Posted on September 7, 2014 by Admin@aplustut
It seems that summer has barely started, and yet it is time to prepare for a new school adventure. The days leading up to the school year and the first few weeks of school are important for setting the tone of the entire school year and so it is important to help you student get off on the right foot. Here are five tips for helping you get the school year started right and helping to avoid undue pressures in the future.
- Establish a positive attitude.
As you and your child discuss the new school year, try to establish a positive attitude. Some students approach a new teacher with fear and dread because they have heard negative comments about the teacher or don’t know the teacher at all. Help your student realize that a new school year is a clean slate and that establishing good relationships with a teacher early on can have benefits in the end. Students may also approach a subject with fear and trembling. If they had problems with math last year, they may expect the same in the future. As a parent, you can encourage them to realize that things may be different with a new teacher and new level of instruction. Students also progress and mature intellectually at different rates, so a subject that may be difficult one year, may seem easy the next. Whatever happens, reassure the child know that you will be there to help find ways to fill in the gaps, whether it be by working with the teacher to find out ways to help at home, or by finding qualified tutors to assist.
- Help them prepare for the tasks ahead.
As much as possible, prepare for the coming year by providing necessary tools for instruction. As an adult, you know how hard it is to work at a job where you don’t have the proper tools for the task. School is your child’s job and it is difficult enough without the correct tools for the trade. If you can, provide some new supplies for the school year, such as notebooks, backpacks, computer supplies, and fresh packs of pens and pencils. Remember the thrill you got from new school supplies? Capitalize on that thrill in order to create excitement for the new school year and help your child feel armed for the future.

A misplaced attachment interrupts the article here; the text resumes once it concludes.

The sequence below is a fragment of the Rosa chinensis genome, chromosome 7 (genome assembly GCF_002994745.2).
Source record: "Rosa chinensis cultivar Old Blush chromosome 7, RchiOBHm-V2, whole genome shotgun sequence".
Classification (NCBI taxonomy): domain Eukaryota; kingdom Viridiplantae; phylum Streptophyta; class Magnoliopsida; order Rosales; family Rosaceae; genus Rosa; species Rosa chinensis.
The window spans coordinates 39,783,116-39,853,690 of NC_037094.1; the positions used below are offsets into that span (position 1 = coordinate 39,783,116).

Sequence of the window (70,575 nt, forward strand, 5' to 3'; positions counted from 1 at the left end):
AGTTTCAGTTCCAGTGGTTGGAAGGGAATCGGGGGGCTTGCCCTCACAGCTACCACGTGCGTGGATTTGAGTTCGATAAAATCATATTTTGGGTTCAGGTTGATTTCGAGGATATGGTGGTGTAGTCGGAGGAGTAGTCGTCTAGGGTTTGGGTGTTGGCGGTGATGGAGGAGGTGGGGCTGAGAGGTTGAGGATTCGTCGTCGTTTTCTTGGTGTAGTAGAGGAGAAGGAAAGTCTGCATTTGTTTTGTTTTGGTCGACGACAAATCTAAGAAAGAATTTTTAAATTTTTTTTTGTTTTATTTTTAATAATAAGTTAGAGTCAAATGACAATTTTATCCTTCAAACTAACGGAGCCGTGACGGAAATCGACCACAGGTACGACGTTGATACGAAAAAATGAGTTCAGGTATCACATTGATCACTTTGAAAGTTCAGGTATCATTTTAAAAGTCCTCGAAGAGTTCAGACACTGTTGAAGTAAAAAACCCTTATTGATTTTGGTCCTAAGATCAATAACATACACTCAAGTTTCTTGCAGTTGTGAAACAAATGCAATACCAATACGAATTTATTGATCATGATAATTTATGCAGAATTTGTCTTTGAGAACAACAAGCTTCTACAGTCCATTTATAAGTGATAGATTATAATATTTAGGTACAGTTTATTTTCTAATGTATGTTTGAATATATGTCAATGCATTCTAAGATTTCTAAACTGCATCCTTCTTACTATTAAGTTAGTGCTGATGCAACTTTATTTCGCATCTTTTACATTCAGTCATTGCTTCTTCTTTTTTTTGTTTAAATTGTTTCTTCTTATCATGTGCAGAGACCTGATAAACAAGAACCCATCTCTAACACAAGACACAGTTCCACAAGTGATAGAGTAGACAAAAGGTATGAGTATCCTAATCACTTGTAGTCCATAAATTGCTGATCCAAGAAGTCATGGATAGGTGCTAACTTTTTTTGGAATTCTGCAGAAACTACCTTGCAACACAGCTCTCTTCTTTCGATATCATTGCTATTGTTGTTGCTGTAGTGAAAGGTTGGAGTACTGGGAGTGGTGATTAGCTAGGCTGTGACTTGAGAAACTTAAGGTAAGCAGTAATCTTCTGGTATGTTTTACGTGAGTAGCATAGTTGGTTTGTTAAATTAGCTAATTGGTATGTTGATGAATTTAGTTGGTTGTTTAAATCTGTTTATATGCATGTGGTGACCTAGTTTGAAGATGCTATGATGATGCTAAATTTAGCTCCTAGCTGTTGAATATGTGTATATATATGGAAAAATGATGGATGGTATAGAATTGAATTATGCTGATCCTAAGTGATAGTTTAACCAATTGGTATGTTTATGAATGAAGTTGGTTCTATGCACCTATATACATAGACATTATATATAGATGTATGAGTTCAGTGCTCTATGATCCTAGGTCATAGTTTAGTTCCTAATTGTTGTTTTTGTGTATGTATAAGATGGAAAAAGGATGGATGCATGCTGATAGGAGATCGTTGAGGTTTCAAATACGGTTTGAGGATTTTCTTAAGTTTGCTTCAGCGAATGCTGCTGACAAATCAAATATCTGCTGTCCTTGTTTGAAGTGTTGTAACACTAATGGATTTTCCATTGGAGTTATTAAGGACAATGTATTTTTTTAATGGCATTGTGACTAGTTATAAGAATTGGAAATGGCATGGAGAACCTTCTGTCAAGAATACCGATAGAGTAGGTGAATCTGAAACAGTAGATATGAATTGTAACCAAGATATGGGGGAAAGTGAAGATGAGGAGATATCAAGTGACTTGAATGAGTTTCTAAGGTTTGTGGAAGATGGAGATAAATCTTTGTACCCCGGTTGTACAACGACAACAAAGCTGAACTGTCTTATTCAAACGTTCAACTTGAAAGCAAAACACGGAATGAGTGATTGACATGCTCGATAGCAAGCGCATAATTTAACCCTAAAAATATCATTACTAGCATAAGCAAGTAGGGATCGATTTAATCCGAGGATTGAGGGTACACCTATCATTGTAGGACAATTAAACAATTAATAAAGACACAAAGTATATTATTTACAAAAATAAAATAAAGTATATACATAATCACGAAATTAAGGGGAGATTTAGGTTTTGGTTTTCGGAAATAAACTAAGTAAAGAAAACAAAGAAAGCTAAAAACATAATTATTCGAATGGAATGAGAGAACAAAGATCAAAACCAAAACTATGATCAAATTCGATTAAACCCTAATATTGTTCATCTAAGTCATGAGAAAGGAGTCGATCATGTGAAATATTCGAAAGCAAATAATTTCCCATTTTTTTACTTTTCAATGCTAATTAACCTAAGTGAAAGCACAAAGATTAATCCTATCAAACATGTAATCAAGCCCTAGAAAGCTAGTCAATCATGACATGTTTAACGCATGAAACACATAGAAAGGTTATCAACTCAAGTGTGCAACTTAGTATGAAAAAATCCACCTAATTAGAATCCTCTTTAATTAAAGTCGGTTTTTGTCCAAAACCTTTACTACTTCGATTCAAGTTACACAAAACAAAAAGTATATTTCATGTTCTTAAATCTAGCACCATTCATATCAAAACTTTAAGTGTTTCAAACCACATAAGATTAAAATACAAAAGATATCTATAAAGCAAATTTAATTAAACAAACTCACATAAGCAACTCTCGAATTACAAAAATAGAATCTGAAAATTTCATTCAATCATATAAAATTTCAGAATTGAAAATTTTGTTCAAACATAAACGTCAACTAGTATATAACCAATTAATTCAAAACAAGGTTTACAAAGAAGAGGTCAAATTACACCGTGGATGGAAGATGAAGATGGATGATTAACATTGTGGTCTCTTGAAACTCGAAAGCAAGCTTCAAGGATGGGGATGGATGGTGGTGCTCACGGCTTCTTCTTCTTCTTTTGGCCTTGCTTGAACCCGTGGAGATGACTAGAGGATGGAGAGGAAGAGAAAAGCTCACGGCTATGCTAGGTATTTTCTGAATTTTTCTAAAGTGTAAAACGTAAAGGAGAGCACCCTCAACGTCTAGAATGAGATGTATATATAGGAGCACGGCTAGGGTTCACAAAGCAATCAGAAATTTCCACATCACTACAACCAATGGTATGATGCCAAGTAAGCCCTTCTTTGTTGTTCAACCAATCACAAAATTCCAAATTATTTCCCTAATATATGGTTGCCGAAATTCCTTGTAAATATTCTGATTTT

- Focus on academics.
If you watch most Disney and Nickelodeon Shows, you will think that school is all about the social aspects and that finding the right clothes and electronic gismos is far more important than preparing for classes. In some ways, this makes sense for a television show because human interaction makes for great drama. However, many kids are influenced by these images and focus on impressing their friends rather than achieving all that can. You can help by keeping the focus on academics while still remaining interested in the friends your child is making.
- Set clear goals and priorities.
Most children really do want to please their parents, but if they feel that the goals are not clear or are unrealistic, they may not know how to achieve them. Of course, we would all like to see our students make straight as, excel in sports, and stun the world with their musical and artistic abilities, but the reality is that all that is not possible for one child and demanding it only creates frustration. School is about discovering strengths and weaknesses and working to improve them both. If your child is an overachiever, encourage them to continue in excellence, but reassure them of your love and support even if they struggle in certain areas. If your child is more laid back, set goals for them to achieve more and reward them for extra effort.
- Set up tutoring and other support instruction early.
If your child’s past performance or test scores indicate areas where extra help is needed, it is better to get tutoring early than late. This is for two reasons. One, it is easier to learn with the material as it is being taught than it is to constantly try to catch up when the class has outpaced you. Also, tutoring at the beginning of the school year seems more like support to a child, while adding tutoring later, after negative performance reports come in, smacks of failure. This may cause the student to resent the need for outside help instead of embracing it. We all want our children to succeed, and, as parents, it is our job to do everything we can to encourage success.